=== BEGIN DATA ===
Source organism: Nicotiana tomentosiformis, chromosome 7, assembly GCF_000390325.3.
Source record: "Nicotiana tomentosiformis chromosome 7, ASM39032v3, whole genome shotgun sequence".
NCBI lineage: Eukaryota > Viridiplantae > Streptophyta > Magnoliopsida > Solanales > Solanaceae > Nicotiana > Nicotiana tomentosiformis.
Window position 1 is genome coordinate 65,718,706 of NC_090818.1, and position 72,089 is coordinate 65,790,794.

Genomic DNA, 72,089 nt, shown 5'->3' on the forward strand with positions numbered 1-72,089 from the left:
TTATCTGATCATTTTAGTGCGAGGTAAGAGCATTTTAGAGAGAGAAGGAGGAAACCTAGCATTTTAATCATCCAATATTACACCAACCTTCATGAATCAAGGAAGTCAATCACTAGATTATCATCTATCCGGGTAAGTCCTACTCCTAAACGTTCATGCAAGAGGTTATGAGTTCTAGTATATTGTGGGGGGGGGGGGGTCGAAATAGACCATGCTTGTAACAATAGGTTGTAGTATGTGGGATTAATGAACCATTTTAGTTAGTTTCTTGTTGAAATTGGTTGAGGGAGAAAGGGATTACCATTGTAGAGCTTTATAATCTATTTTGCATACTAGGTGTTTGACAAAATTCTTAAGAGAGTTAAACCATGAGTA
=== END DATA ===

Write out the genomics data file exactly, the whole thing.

Source organism: Nicotiana tomentosiformis, chromosome 7, assembly GCF_000390325.3.
Source record: "Nicotiana tomentosiformis chromosome 7, ASM39032v3, whole genome shotgun sequence".
NCBI lineage: Eukaryota > Viridiplantae > Streptophyta > Magnoliopsida > Solanales > Solanaceae > Nicotiana > Nicotiana tomentosiformis.
Window position 1 is genome coordinate 65,718,706 of NC_090818.1, and position 72,089 is coordinate 65,790,794.

Genomic DNA, 72,089 nt, shown 5'->3' on the forward strand with positions numbered 1-72,089 from the left:
TTATCTGATCATTTTAGTGCGAGGTAAGAGCATTTTAGAGAGAGAAGGAGGAAACCTAGCATTTTAATCATCCAATATTACACCAACCTTCATGAATCAAGGAAGTCAATCACTAGATTATCATCTATCCGGGTAAGTCCTACTCCTAAACGTTCATGCAAGAGGTTATGAGTTCTAGTATATTGTGGGGGGGGGGGGGTCGAAATAGACCATGCTTGTAACAATAGGTTGTAGTATGTGGGATTAATGAACCATTTTAGTTAGTTTCTTGTTGAAATTGGTTGAGGGAGAAAGGGATTACCATTGTAGAGCTTTATAATCTATTTTGCATACTAGGTGTTTGACAAAATTCTTAAGAGAGTTAAACCATGAGTA